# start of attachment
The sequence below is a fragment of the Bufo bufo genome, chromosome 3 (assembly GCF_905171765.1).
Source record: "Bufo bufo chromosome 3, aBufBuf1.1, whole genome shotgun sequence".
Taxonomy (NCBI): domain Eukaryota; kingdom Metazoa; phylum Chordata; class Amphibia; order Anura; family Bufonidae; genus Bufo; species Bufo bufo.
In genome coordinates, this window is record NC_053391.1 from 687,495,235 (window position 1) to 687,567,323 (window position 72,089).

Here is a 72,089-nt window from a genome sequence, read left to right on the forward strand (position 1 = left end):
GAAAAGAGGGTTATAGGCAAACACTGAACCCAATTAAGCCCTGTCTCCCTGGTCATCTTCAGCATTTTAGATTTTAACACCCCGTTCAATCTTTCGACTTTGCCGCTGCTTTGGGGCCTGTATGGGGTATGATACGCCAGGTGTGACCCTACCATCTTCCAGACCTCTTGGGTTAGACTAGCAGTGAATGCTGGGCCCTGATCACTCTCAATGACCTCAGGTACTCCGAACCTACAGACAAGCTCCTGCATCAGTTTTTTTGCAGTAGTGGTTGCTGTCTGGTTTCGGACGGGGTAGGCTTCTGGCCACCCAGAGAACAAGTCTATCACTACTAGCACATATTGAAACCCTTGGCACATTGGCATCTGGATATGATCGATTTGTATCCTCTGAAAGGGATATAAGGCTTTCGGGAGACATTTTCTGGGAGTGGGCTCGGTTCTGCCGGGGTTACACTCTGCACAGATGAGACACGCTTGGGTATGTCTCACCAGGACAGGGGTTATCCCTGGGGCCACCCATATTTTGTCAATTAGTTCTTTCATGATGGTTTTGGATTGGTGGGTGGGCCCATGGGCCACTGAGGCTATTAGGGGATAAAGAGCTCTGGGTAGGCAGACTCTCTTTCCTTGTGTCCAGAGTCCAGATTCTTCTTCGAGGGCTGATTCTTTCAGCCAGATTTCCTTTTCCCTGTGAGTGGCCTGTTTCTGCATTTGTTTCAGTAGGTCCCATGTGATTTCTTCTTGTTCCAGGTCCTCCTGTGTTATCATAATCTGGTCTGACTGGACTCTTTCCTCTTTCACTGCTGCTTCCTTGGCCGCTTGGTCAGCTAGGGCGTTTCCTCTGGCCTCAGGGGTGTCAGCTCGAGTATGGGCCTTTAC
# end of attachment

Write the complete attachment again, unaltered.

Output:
The sequence below is a fragment of the Bufo bufo genome, chromosome 3 (assembly GCF_905171765.1).
Source record: "Bufo bufo chromosome 3, aBufBuf1.1, whole genome shotgun sequence".
Taxonomy (NCBI): domain Eukaryota; kingdom Metazoa; phylum Chordata; class Amphibia; order Anura; family Bufonidae; genus Bufo; species Bufo bufo.
In genome coordinates, this window is record NC_053391.1 from 687,495,235 (window position 1) to 687,567,323 (window position 72,089).

Here is a 72,089-nt window from a genome sequence, read left to right on the forward strand (position 1 = left end):
GAAAAGAGGGTTATAGGCAAACACTGAACCCAATTAAGCCCTGTCTCCCTGGTCATCTTCAGCATTTTAGATTTTAACACCCCGTTCAATCTTTCGACTTTGCCGCTGCTTTGGGGCCTGTATGGGGTATGATACGCCAGGTGTGACCCTACCATCTTCCAGACCTCTTGGGTTAGACTAGCAGTGAATGCTGGGCCCTGATCACTCTCAATGACCTCAGGTACTCCGAACCTACAGACAAGCTCCTGCATCAGTTTTTTTGCAGTAGTGGTTGCTGTCTGGTTTCGGACGGGGTAGGCTTCTGGCCACCCAGAGAACAAGTCTATCACTACTAGCACATATTGAAACCCTTGGCACATTGGCATCTGGATATGATCGATTTGTATCCTCTGAAAGGGATATAAGGCTTTCGGGAGACATTTTCTGGGAGTGGGCTCGGTTCTGCCGGGGTTACACTCTGCACAGATGAGACACGCTTGGGTATGTCTCACCAGGACAGGGGTTATCCCTGGGGCCACCCATATTTTGTCAATTAGTTCTTTCATGATGGTTTTGGATTGGTGGGTGGGCCCATGGGCCACTGAGGCTATTAGGGGATAAAGAGCTCTGGGTAGGCAGACTCTCTTTCCTTGTGTCCAGAGTCCAGATTCTTCTTCGAGGGCTGATTCTTTCAGCCAGATTTCCTTTTCCCTGTGAGTGGCCTGTTTCTGCATTTGTTTCAGTAGGTCCCATGTGATTTCTTCTTGTTCCAGGTCCTCCTGTGTTATCATAATCTGGTCTGACTGGACTCTTTCCTCTTTCACTGCTGCTTCCTTGGCCGCTTGGTCAGCTAGGGCGTTTCCTCTGGCCTCAGGGGTGTCAGCTCGAGTATGGGCCTTTAC